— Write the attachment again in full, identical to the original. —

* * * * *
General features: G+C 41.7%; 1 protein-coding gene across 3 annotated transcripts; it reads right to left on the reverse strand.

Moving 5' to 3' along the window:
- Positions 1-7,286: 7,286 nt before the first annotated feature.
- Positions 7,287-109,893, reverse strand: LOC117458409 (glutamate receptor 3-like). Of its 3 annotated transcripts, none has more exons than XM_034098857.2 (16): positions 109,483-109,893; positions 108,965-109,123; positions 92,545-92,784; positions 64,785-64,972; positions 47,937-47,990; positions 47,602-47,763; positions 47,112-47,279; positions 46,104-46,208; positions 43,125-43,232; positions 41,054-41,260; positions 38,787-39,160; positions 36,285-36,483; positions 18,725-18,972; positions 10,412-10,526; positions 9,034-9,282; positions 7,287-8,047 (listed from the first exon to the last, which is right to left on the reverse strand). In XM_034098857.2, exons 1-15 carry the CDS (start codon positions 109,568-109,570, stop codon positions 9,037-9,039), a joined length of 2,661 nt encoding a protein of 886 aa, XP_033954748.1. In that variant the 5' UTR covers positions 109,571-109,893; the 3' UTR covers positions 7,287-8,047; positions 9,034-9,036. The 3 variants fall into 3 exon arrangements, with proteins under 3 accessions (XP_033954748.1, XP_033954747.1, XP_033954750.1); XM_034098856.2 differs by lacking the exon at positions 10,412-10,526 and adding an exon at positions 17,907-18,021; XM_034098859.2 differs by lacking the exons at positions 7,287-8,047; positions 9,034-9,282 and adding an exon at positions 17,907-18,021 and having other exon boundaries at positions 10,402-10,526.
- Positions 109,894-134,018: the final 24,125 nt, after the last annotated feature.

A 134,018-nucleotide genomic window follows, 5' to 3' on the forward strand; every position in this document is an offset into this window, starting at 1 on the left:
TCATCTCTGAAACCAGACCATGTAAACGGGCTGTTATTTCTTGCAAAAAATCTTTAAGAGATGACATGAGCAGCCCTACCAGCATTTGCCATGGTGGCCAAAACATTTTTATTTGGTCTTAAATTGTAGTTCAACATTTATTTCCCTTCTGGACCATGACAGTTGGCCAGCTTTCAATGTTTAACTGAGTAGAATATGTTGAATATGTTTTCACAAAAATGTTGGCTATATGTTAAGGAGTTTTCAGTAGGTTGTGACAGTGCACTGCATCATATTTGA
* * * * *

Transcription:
General features: G+C 41.7%; 1 protein-coding gene across 3 annotated transcripts; it reads right to left on the reverse strand.

Moving 5' to 3' along the window:
- Positions 1-7,286: 7,286 nt before the first annotated feature.
- Positions 7,287-109,893, reverse strand: LOC117458409 (glutamate receptor 3-like). Of its 3 annotated transcripts, none has more exons than XM_034098857.2 (16): positions 109,483-109,893; positions 108,965-109,123; positions 92,545-92,784; positions 64,785-64,972; positions 47,937-47,990; positions 47,602-47,763; positions 47,112-47,279; positions 46,104-46,208; positions 43,125-43,232; positions 41,054-41,260; positions 38,787-39,160; positions 36,285-36,483; positions 18,725-18,972; positions 10,412-10,526; positions 9,034-9,282; positions 7,287-8,047 (listed from the first exon to the last, which is right to left on the reverse strand). In XM_034098857.2, exons 1-15 carry the CDS (start codon positions 109,568-109,570, stop codon positions 9,037-9,039), a joined length of 2,661 nt encoding a protein of 886 aa, XP_033954748.1. In that variant the 5' UTR covers positions 109,571-109,893; the 3' UTR covers positions 7,287-8,047; positions 9,034-9,036. The 3 variants fall into 3 exon arrangements, with proteins under 3 accessions (XP_033954748.1, XP_033954747.1, XP_033954750.1); XM_034098856.2 differs by lacking the exon at positions 10,412-10,526 and adding an exon at positions 17,907-18,021; XM_034098859.2 differs by lacking the exons at positions 7,287-8,047; positions 9,034-9,282 and adding an exon at positions 17,907-18,021 and having other exon boundaries at positions 10,402-10,526.
- Positions 109,894-134,018: the final 24,125 nt, after the last annotated feature.

A 134,018-nucleotide genomic window follows, 5' to 3' on the forward strand; every position in this document is an offset into this window, starting at 1 on the left:
TCATCTCTGAAACCAGACCATGTAAACGGGCTGTTATTTCTTGCAAAAAATCTTTAAGAGATGACATGAGCAGCCCTACCAGCATTTGCCATGGTGGCCAAAACATTTTTATTTGGTCTTAAATTGTAGTTCAACATTTATTTCCCTTCTGGACCATGACAGTTGGCCAGCTTTCAATGTTTAACTGAGTAGAATATGTTGAATATGTTTTCACAAAAATGTTGGCTATATGTTAAGGAGTTTTCAGTAGGTTGTGACAGTGCACTGCATCATATTTGA